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 Table of Contents  
ORIGINAL ARTICLE
Year : 2014  |  Volume : 30  |  Issue : 2  |  Page : 166-170

Effect of age on ocular vestibular-evoked myogenic potentials using air-conducted sound


Department of Otorhinolaryngology Audiology Unit, Alexandria Petrol Hospital, Faculty of Medicine, Alexandria University, Alexandria, Egypt

Date of Submission02-Nov-2013
Date of Acceptance25-Jan-2014
Date of Web Publication27-May-2014

Correspondence Address:
Samir Asal
Department of Otorhinolaryngology Audiology Unit, Alexandria Petrol Hospital, Faculty of Medicine, Alexandria University, 182 Omar Lofty Street Sporting Tram Station, Alexandria 21111
Egypt
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Source of Support: None, Conflict of Interest: None


DOI: 10.4103/1012-5574.133222

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  Abstract 

Rationale/purpose
Diagnostic testing of the vestibular system is an essential component for the correct treatment and rehabilitation of patients with balance dysfunction. Stimulus-related electromyogenic changes can be recorded from the extraocular muscles and is termed ocular vestibular-evoked myogenic potential (oVEMP). These changes are a reflection of the otolith organ functionality. The purpose of this study was to investigate the effect of age on the amplitude, threshold, and latency of the oVEMP, to establish age-appropriate norms that will help in the correct diagnosis of balance dysfunction accordingly.
Participants and methods
This study was carried out in the Audiology Unit of Alexandria Petrol Hospital (Egypt). Participants with no medical history, normal hearing, and who were neurologically free participated in this study. The study was carried out on 50 ears (50 individuals) divided into five groups according to age: the first group from 10 to 25 years, the second group from 25 to 35 years, the third group from 35 to 45 years, the fourth group from 45 to 55 years, and the fifth group over 55 years of age. Each group contained 10 participants.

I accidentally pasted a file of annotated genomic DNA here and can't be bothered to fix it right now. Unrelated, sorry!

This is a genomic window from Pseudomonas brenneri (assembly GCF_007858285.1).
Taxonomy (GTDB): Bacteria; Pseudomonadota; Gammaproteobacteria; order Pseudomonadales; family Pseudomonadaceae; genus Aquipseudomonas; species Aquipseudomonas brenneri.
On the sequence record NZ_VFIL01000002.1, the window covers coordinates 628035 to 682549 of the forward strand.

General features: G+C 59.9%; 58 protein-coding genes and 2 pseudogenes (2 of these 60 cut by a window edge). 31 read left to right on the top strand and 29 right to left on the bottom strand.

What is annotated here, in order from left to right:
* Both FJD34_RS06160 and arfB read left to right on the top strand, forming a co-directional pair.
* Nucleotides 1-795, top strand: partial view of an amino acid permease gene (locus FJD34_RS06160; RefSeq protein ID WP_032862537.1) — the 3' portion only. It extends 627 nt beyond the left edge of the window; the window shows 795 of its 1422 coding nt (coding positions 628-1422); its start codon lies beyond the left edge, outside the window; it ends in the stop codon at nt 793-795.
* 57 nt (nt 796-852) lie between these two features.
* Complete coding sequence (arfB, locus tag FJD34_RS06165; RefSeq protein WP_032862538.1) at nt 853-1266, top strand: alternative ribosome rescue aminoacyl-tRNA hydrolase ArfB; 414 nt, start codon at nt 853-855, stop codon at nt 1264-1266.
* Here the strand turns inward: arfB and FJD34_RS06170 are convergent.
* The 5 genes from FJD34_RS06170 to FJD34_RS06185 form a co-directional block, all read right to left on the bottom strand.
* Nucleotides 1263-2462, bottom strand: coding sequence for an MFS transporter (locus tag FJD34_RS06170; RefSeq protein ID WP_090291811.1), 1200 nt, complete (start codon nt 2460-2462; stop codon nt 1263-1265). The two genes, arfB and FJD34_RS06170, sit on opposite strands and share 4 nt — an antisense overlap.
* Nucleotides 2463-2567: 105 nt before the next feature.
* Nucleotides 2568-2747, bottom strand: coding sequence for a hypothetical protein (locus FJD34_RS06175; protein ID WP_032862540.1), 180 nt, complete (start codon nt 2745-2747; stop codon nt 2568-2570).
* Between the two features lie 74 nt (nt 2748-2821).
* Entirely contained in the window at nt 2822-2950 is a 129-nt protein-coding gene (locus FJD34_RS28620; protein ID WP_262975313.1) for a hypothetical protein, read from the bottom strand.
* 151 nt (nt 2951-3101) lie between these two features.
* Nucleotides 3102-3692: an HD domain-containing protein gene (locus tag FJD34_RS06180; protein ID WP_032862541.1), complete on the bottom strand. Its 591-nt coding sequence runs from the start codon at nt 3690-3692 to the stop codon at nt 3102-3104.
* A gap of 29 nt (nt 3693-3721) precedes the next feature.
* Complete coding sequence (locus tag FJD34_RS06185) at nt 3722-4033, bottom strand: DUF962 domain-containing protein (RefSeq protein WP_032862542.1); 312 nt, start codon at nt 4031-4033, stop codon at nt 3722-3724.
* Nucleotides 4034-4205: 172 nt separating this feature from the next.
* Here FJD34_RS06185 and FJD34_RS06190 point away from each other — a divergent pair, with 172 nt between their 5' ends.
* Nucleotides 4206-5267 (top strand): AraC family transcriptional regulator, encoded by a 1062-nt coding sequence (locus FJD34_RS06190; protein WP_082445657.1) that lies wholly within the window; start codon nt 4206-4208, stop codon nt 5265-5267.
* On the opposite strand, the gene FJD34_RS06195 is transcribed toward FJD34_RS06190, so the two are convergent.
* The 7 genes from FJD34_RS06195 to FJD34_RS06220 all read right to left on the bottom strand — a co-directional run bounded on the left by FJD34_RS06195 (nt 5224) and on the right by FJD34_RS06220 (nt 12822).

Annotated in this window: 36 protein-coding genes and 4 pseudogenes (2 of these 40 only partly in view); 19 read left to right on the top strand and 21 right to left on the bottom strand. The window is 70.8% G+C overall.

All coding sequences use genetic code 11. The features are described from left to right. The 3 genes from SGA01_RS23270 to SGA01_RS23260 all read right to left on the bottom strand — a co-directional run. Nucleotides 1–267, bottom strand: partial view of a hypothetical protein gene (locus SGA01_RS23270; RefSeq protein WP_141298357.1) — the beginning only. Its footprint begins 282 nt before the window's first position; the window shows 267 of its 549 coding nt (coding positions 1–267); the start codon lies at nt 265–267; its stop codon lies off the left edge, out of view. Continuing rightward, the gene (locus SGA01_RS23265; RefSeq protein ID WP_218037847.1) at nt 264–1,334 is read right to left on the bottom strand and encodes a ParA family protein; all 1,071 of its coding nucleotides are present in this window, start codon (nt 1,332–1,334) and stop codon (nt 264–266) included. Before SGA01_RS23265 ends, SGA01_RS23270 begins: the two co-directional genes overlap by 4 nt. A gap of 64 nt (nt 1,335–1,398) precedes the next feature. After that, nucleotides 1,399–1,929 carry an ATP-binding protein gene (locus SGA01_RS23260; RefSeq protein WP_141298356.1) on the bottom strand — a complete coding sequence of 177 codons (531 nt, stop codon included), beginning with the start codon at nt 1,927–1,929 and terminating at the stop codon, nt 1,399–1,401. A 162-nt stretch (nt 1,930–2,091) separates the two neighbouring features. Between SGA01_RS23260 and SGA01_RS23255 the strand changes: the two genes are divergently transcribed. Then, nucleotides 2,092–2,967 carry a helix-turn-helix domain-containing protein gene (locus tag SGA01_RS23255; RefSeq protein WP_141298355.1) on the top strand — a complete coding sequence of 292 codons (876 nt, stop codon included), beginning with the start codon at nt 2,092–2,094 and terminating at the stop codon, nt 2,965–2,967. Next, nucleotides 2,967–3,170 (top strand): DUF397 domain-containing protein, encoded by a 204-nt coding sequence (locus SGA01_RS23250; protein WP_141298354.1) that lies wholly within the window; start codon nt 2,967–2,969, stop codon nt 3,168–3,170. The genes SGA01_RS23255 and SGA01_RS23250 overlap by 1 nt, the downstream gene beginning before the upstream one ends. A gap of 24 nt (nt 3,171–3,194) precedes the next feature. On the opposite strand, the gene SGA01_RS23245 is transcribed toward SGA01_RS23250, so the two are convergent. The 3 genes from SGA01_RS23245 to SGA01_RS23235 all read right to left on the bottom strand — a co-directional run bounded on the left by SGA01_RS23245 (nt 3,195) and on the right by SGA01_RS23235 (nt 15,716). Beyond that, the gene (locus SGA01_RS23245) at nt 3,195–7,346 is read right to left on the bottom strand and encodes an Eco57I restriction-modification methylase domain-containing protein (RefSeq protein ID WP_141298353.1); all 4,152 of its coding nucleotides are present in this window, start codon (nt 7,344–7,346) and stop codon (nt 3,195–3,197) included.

Results and conclusion
The main outcome measures are amplitude, latency, and threshold of the oVEMP. In this study, oVEMP was present contralaterally in 88% of healthy participants (44 of 50 ears), and the percentage of the presence of oVEMP decreased with age stratification to 60% in the oldest age group (>55 years). When we examined the younger groups in this study, we found 100% response rate for participants under the age of 45 years, whereas the response rate was only 80% in the fourth group (age range, 45-55 years) and 60% in the fifth group (age > 55 years). In the current study, an age effect on oVEMP N1-P1 amplitude and threshold was observed. Significantly reduced amplitude and a significantly increased threshold were observed in the two oldest age groups (>45 years) compared with other age groups. However, oVEMP N1 latency was stable for all age groups less than 55 years but significantly increased in the oldest age group above 55 years. The well-documented neuroanatomic age-related changes that occur in the peripheral vestibular system may explain the commonly reported decrease in the response rate and a decrease in the amplitude with age. However, oVEMP N1 latency represents the function of the time required for the afferent limb of reflex, central transmission and the efferent limb of reflex, and muscle activation. Therefore, the age-dependent increase in N1 latency may occur as a result of degradation of central vestibular system processing, rather than as a result of diminished peripheral vestibular system function.

Keywords: OVEMP, aging, balance dysfunction, otolith organ


How to cite this article:
Asal S. Effect of age on ocular vestibular-evoked myogenic potentials using air-conducted sound. Egypt J Otolaryngol 2014;30:166-70

How to cite this URL:
Asal S. Effect of age on ocular vestibular-evoked myogenic potentials using air-conducted sound. Egypt J Otolaryngol [serial online] 2014 [cited 2019 Nov 22];30:166-70. Available from: http://www.ejo.eg.net/text.asp?2014/30/2/166/133222


  Introduction Top


Diagnostic testing of the vestibular system is an essential component of treating patients with balance dysfunction. Until now, very recent testing methods primarily evaluated the integrity of the horizontal semicircular canal, which is only a portion of the vestibular system. Recent advances in technology have afforded clinicians the ability to assess otolith function through vestibular-evoked myogenic potential (VEMP). VEMP is a short latency muscle potential that is created when the vestibular system is presented with loud sound. This sonomotor response can be easily recorded from surface electrodes placed over sternocleidomastoid muscles (SCMs) [1], and it represents signal averaged attenuation of tonic electromyogenic (EMG) activity. A VEMP response recorded from SCM, also referred to as cervical vestibular-evoked myogenic potential or 'cVEMP' emanates from the saccule and has been a well-established clinical test of vestibular functions [2].